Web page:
When Stravinsky brought his radical ballet Petrushka to Vienna in 1912, the composer recounts in his autobiography, the orchestra was full of complaints about the demands of the score. Disillusioned by this, Stravinsky found comfort from the unlikely figure of the man who raised and lowered the stage curtains. “Don’t let’s be downhearted”, he said, “I’ve been here for 55 years... It was just the same with Tristan”.

Jonathan Morton © Tara Moore
Jonathan Morton
© Tara Moore

It’s a bit of a shame, sometimes, that so many of Stravinsky’s stories are fabricated. But if treated with a certain scepticism, his comments remain a fascinating way to look at his music and his life: it’s intriguing to say the least that he seemed to want to link his own work to Wagner’s – a composer he claimed to have no time for at all. And it’s also intriguing how often his comments about his music don’t gel with the experience of hearing it. Clarinettist Mark van de Wiel introduced Stravinsky’s Three Pieces for Clarinet Solo on Friday by informing us that the first movement was, in the composer’s words, “a mechanical toy”. My suspicion is that this description has rather more to do with the European Zeitgeist of 1919, buzzing with excitement about various new technologies, than the actual piece – which, especially in van de Wiel’s wonderfully sensitive interpretation, sounds rather delicate and human. Perhaps, like Petrushka himself, it’s a toy that comes to life.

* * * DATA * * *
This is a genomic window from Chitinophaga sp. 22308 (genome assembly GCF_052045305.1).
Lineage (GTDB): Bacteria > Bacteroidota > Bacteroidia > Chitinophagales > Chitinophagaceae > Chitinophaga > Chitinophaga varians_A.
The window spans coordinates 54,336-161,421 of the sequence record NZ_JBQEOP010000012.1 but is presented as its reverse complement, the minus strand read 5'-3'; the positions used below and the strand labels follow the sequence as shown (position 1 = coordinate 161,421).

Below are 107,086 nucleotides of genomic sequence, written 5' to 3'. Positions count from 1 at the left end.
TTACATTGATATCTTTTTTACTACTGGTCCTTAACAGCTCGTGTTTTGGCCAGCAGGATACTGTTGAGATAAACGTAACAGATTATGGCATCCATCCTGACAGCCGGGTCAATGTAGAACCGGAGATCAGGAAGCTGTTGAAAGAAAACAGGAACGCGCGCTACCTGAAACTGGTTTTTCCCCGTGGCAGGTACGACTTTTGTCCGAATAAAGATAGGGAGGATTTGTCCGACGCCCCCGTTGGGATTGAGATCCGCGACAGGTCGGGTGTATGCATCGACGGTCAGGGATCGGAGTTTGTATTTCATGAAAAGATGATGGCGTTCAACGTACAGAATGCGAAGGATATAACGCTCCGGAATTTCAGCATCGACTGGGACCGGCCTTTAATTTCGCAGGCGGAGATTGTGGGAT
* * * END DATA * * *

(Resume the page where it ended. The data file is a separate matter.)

Just as unrevealing as Stravinsky, in its way, is Oliver Knussen’s Secret Psalm, which was the central work of this miniature recital by London Sinfonietta soloists last Friday, part of the busy, exciting Kings Place Festival. The piece was written in 1990, in memory of London Sinfonietta’s Artistic Director Michael Vyner, and works in numerous references to “the slow movement of one very well-known concerto” which was a favourite of his. New Sinfonietta Principal Jonathan Morton commented on this before his performance: “If you recognise it, so be it”; embarassingly, I didn’t, but this didn’t detract from my enjoyment of this sweet, sober miniature, as precise and glowing as Knussen’s music always is, but with an added bitter tinge. Morton played physically and expressively, teasing out its intricacies with great care.

The meat of the recital took us back to Stravinsky, and the suite from The Soldier’s Tale in his arrangement for violin, clarinet and piano. This was a rendition from van de Wiel, Morton and pianist John Constable which met the amazing neatness of Stravinsky’s writing with real panache. It’s a stringently scored work at the best of times, originally written for seven players in the knotty harmonic language of Stravinsky’s “Russian”-period style, but what’s particularly notable about this arrangement is its incredible concision. Nothing seems missing from the more fully scored version of the suite, despite the drastic cuts in forces; in fact, the tight corners of the instrumentation almost seem to add something in terms of rigour. Stravinsky is meant to have talked about the terror of the blank page, his need for tight limitations before his creativity could fully flourish. Unfortunately, I can’t source the quotation (please let me know if you can help). Typical Stravinsky – the one time I believe him, he probably didn’t say it.

****1